For this latest in what will be a series of articles presented by our partners from KPA Elite Performance Services of Danville, some surprising facts about athletes who specialize in one sport too young and stop participating in multiple sports are revealed. The research, in fact, is strongly in favor of those who want to be multi-sport athletes for as long as possible. For the intro to KPA’s Elite Parenting Program and the first article in this series, CLICK HERE.
By Tyson Qualls
KPA Elite Associate
Early specialization is an increasingly dangerous trend that has negatively impacted youth sport across the country. The concept of encouraging a young athlete to pick one sport at a young age and focus entirely on that sport, without having other opportunities, is a misguided practice.
It has been shown that teenagers learn and grow from being in malleable environments that allow for varied interactions and experiences. If, as a parent, your desire is for your child to continue to play a specific sport through increasing levels, then it is important to digest the information presented here.
Take a moment to consider what it takes to be a pro athlete. The various physical, technical, tactical, lifestyle and mental skills necessary to succeed must be nurtured and supported in order to reach their maximum potential. The cultivating of these skills is rarely, if ever, done through forced one-dimensional athletes.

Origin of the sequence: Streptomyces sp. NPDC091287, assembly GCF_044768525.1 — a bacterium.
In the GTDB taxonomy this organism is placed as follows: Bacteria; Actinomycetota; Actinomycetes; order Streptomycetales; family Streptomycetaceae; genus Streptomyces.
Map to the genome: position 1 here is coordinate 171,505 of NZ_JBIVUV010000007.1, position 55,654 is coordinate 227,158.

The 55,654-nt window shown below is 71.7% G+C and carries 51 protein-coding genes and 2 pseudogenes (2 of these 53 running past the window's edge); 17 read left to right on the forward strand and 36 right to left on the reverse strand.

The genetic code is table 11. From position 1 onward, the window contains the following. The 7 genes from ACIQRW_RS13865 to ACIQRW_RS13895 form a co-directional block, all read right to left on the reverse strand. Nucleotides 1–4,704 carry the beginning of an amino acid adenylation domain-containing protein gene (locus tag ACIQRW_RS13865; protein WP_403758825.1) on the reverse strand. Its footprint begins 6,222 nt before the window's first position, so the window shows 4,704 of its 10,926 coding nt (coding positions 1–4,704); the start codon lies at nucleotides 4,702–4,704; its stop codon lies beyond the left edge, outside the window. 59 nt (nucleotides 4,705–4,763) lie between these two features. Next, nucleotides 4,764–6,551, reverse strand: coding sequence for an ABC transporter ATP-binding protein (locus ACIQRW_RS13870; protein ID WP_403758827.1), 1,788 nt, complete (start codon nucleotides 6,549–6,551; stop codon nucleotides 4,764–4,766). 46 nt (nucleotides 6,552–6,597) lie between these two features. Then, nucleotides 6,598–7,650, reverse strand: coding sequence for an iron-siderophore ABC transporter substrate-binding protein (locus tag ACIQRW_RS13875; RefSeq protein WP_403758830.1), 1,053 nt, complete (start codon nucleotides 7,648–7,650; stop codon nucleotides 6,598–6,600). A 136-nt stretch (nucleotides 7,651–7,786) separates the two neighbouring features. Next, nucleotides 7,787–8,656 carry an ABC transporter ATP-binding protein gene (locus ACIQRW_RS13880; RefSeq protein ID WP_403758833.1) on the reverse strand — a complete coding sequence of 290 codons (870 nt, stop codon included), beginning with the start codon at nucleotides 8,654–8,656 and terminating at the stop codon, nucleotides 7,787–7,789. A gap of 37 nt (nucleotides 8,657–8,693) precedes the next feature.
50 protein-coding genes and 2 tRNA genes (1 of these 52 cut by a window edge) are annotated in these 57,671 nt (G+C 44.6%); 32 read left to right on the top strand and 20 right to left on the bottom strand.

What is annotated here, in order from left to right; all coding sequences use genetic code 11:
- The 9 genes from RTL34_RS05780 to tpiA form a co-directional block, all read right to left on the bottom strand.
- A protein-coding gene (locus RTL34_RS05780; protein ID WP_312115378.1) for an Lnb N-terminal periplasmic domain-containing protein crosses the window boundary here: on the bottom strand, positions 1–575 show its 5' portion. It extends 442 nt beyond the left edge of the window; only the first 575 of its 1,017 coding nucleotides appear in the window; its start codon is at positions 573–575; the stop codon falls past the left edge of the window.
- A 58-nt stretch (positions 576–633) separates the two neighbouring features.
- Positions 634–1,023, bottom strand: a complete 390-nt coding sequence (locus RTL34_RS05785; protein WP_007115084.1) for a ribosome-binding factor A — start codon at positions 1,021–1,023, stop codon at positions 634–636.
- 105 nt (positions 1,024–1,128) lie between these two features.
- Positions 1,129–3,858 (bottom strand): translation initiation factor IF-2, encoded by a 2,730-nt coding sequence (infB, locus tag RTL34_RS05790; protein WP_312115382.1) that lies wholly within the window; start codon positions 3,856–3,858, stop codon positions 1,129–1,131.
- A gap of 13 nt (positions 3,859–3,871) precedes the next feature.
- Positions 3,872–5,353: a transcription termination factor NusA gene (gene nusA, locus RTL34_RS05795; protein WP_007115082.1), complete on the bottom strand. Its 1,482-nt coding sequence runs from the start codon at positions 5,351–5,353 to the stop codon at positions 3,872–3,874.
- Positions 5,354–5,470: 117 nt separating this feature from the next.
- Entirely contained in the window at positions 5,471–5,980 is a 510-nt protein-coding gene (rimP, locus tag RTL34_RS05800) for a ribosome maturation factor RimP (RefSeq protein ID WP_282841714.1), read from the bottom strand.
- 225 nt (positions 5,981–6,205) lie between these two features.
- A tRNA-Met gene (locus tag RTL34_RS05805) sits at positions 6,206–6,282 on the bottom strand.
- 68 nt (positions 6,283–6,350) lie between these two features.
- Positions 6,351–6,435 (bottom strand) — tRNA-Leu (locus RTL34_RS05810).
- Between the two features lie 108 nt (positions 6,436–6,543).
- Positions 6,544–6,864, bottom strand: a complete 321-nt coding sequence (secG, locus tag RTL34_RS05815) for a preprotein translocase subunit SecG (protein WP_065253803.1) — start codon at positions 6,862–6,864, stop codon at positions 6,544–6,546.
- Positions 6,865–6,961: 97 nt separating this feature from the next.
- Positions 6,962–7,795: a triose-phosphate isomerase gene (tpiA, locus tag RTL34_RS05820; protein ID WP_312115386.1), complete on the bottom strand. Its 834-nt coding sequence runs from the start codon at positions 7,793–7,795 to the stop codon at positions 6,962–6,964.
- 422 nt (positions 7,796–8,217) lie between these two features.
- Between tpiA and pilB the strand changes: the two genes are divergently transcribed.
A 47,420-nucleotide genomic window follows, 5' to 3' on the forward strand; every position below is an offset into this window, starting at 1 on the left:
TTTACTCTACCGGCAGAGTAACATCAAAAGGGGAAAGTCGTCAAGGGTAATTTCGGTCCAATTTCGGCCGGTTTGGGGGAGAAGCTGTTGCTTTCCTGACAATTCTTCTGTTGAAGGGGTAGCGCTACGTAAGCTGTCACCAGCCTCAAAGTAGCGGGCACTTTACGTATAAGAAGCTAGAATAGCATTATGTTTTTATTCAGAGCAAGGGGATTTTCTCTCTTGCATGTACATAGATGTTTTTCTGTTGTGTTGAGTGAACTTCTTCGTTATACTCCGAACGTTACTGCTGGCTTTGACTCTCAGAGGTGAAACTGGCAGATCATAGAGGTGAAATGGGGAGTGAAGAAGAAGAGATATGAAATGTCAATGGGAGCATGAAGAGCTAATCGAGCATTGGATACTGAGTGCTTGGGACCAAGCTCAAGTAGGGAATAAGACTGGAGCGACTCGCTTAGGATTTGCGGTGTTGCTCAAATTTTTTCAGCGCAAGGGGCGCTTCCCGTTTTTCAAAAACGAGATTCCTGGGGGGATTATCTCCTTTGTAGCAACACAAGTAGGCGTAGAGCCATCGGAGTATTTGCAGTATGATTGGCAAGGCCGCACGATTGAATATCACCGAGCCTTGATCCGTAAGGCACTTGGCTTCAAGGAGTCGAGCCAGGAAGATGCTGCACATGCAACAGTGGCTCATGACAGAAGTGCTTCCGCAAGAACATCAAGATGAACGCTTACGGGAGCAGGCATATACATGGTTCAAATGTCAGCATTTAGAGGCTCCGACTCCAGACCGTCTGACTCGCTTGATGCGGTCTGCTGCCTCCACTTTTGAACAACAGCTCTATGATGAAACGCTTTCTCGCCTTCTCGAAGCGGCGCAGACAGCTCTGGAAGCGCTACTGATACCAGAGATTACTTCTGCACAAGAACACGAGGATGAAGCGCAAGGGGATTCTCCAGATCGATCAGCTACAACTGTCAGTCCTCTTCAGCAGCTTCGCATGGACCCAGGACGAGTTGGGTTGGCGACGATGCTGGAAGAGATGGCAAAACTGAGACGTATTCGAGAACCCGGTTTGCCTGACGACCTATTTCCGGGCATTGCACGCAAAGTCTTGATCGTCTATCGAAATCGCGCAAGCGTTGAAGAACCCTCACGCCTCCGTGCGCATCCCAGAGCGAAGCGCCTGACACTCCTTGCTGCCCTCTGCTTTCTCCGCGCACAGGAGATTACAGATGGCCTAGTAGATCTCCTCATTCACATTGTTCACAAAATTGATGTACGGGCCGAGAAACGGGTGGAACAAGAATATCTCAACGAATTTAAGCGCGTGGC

In fact, if you take the time to think of a favorite athlete, it is highly likely that they played multiple sports throughout their high school and collegiate careers. Instantly the names of Russell Wilson, Matthew Stafford, Deion Sanders or Bo Jackson come to mind. These professional athletes were able to utilize skills from various sports to improve their ability in their chosen career.
Multiple scientific studies regarding various topics in youth sport continue to drive home the anti-early specialization narrative. The Journal of Sports Sciences published a study in 2012 that compared multi-sport athletes with single-sport athletes. Their data indicated that: “young male athletes who participated in multiple sports were found to be more physically fit, have better gross motor coordination, more explosive strength, and better speed and agility than those who specialized in a single sport.”
As an elite parent the choice seems simple. Do you want your son or daughter to enjoy their sport well into their 20s and possibly the rest of their life? Or would you prefer that they peak at 13 and experience the all too common impact of burnout? The harsh truth can sometimes be difficult to hear, but in this case the facts speak for themselves.